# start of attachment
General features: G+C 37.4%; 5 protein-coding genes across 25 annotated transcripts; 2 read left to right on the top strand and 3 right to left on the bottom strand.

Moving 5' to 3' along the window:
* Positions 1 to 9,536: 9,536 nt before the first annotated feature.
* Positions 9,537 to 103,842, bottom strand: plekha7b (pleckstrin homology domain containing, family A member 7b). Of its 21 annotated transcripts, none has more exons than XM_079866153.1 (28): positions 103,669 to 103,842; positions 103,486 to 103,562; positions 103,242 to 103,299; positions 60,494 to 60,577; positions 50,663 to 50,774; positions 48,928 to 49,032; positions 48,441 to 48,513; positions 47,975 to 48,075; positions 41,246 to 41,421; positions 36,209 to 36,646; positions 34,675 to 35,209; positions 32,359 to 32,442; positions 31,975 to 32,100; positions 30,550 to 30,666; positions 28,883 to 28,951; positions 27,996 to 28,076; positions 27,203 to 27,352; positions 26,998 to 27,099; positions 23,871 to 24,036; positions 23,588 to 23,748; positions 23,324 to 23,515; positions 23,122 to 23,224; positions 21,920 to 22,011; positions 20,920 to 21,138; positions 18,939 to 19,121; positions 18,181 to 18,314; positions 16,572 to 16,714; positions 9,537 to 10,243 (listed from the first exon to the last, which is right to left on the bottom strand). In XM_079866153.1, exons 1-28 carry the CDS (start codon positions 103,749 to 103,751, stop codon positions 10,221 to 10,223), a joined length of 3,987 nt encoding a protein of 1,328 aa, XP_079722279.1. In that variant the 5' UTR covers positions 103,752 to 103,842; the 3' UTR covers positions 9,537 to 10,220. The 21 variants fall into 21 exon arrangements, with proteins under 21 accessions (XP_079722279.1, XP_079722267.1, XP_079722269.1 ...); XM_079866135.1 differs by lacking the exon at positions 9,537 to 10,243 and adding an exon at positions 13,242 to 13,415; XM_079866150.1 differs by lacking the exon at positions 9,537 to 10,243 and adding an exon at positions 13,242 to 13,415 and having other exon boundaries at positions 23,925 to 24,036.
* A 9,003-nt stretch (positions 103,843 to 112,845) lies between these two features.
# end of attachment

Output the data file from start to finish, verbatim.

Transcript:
General features: G+C 37.4%; 5 protein-coding genes across 25 annotated transcripts; 2 read left to right on the top strand and 3 right to left on the bottom strand.

Moving 5' to 3' along the window:
* Positions 1 to 9,536: 9,536 nt before the first annotated feature.
* Positions 9,537 to 103,842, bottom strand: plekha7b (pleckstrin homology domain containing, family A member 7b). Of its 21 annotated transcripts, none has more exons than XM_079866153.1 (28): positions 103,669 to 103,842; positions 103,486 to 103,562; positions 103,242 to 103,299; positions 60,494 to 60,577; positions 50,663 to 50,774; positions 48,928 to 49,032; positions 48,441 to 48,513; positions 47,975 to 48,075; positions 41,246 to 41,421; positions 36,209 to 36,646; positions 34,675 to 35,209; positions 32,359 to 32,442; positions 31,975 to 32,100; positions 30,550 to 30,666; positions 28,883 to 28,951; positions 27,996 to 28,076; positions 27,203 to 27,352; positions 26,998 to 27,099; positions 23,871 to 24,036; positions 23,588 to 23,748; positions 23,324 to 23,515; positions 23,122 to 23,224; positions 21,920 to 22,011; positions 20,920 to 21,138; positions 18,939 to 19,121; positions 18,181 to 18,314; positions 16,572 to 16,714; positions 9,537 to 10,243 (listed from the first exon to the last, which is right to left on the bottom strand). In XM_079866153.1, exons 1-28 carry the CDS (start codon positions 103,749 to 103,751, stop codon positions 10,221 to 10,223), a joined length of 3,987 nt encoding a protein of 1,328 aa, XP_079722279.1. In that variant the 5' UTR covers positions 103,752 to 103,842; the 3' UTR covers positions 9,537 to 10,220. The 21 variants fall into 21 exon arrangements, with proteins under 21 accessions (XP_079722279.1, XP_079722267.1, XP_079722269.1 ...); XM_079866135.1 differs by lacking the exon at positions 9,537 to 10,243 and adding an exon at positions 13,242 to 13,415; XM_079866150.1 differs by lacking the exon at positions 9,537 to 10,243 and adding an exon at positions 13,242 to 13,415 and having other exon boundaries at positions 23,925 to 24,036.
* A 9,003-nt stretch (positions 103,843 to 112,845) lies between these two features.